The governance structure of SUPRA as it is means that the President/s not only lead the organisation, but also serve as CEO and General Manager (compare this to the USU for example, which has a student-elected President, but the everyday operations are in the hands of a CEO). As a consequence, operational and HR issues are managed by people who very often do not have the necessary experience to do so. In the past, this resulted in financial and electoral misconducts (for which the organisation was held accountable). Only last year, it also led to the signing of an Enterprise Agreement without any consultation from a professional industrial lawyer – an Agreement that that doesn’t leave much space for SUPRA to take action against staff should it be considered necessary as most decisions can be appealed and therefore potentially stall SUPRA’s operation for weeks or months. One example of this: vacant positions within the organisation have to be advertised internally first. “Where a staff member is unsuccessful with respect to appointment to an internally advertised position, they shall have a right of appeal using the dispute resolution procedures,” the Agreement states. Appeals can be taken to the Fair Work Commission should they not be resolved before – and until a decision is made, the position cannot be filled. “The Agreement has been drafted entirely by the National Tertiary Education Union – this is documented by Fair Work Australia – and it has been signed by the then, now former, Co-President without any legal advice and without any amendments from SUPRA’s side,” says Mohammed.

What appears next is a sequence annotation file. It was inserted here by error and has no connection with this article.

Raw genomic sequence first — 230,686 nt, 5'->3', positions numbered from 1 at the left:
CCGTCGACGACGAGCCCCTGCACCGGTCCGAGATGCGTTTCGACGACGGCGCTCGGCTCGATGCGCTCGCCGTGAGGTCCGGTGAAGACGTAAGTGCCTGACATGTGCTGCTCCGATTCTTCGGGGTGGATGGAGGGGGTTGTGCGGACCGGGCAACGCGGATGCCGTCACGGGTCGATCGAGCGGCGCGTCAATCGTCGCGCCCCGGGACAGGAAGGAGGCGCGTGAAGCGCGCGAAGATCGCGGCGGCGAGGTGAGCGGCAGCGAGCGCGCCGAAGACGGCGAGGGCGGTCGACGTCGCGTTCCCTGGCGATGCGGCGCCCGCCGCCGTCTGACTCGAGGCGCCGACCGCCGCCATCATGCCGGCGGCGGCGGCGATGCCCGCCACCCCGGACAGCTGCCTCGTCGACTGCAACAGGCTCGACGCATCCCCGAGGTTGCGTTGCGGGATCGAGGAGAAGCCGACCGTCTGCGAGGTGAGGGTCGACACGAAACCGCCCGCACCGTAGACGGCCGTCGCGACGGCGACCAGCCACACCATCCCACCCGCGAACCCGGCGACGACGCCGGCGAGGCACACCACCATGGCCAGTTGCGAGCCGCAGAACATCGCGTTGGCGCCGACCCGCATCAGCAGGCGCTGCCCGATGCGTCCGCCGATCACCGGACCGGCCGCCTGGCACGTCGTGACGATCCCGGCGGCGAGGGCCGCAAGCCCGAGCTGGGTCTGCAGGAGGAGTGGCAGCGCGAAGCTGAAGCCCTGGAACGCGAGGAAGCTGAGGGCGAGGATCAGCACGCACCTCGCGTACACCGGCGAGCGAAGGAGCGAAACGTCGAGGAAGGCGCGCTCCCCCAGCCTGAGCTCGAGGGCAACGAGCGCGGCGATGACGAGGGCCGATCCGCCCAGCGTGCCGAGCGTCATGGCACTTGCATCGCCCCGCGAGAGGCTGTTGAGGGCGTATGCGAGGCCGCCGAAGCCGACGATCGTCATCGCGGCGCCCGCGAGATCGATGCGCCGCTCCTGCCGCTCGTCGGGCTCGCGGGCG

“Since we’ve been in office – so in the last 9 months – we’ve had 3 serious grievance cases concerning the SUPRA staff which forced us to seek legal advice although the outcome was obvious even for someone without legal training,” explains Mortha. In 2017, SUPRA spent $44’000 on legal expenses. “This year it’s already $19’000 – and we’re not even halfway through the year yet,” adds Mohammed. Both agree that this is money that would be better spent for postgraduate student issues. On top of that, the presidents currently spend the majority of their working hours dealing with HR issues – instead of using that time to fulfil the role they were elected to represent. “There is a toxic culture dominating the everyday business in our offices,” both Mohammed and Kiriti say, “the office is not considered a safe space by many of our councillors – especially by councillors of colour.”